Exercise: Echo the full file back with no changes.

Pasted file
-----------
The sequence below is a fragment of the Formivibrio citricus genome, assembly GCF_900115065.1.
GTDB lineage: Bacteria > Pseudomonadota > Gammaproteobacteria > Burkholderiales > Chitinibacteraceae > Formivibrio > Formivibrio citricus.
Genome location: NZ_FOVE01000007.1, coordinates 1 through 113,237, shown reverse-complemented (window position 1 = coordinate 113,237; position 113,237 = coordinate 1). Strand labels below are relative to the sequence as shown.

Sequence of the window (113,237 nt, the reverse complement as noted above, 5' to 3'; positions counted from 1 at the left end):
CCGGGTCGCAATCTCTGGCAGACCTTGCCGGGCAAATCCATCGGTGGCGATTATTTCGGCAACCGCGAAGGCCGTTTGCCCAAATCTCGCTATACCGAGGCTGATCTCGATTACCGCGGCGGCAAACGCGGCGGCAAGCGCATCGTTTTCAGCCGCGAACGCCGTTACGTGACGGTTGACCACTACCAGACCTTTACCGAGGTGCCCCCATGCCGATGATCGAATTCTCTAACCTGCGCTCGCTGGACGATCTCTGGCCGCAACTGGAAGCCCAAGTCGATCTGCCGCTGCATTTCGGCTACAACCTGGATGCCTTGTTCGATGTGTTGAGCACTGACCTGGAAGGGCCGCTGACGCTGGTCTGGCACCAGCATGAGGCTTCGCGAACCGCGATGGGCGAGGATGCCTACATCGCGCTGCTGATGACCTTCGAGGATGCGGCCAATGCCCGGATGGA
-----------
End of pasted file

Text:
The sequence below is a fragment of the Formivibrio citricus genome, assembly GCF_900115065.1.
GTDB lineage: Bacteria > Pseudomonadota > Gammaproteobacteria > Burkholderiales > Chitinibacteraceae > Formivibrio > Formivibrio citricus.
Genome location: NZ_FOVE01000007.1, coordinates 1 through 113,237, shown reverse-complemented (window position 1 = coordinate 113,237; position 113,237 = coordinate 1). Strand labels below are relative to the sequence as shown.

Sequence of the window (113,237 nt, the reverse complement as noted above, 5' to 3'; positions counted from 1 at the left end):
CCGGGTCGCAATCTCTGGCAGACCTTGCCGGGCAAATCCATCGGTGGCGATTATTTCGGCAACCGCGAAGGCCGTTTGCCCAAATCTCGCTATACCGAGGCTGATCTCGATTACCGCGGCGGCAAACGCGGCGGCAAGCGCATCGTTTTCAGCCGCGAACGCCGTTACGTGACGGTTGACCACTACCAGACCTTTACCGAGGTGCCCCCATGCCGATGATCGAATTCTCTAACCTGCGCTCGCTGGACGATCTCTGGCCGCAACTGGAAGCCCAAGTCGATCTGCCGCTGCATTTCGGCTACAACCTGGATGCCTTGTTCGATGTGTTGAGCACTGACCTGGAAGGGCCGCTGACGCTGGTCTGGCACCAGCATGAGGCTTCGCGAACCGCGATGGGCGAGGATGCCTACATCGCGCTGCTGATGACCTTCGAGGATGCGGCCAATGCCCGGATGGA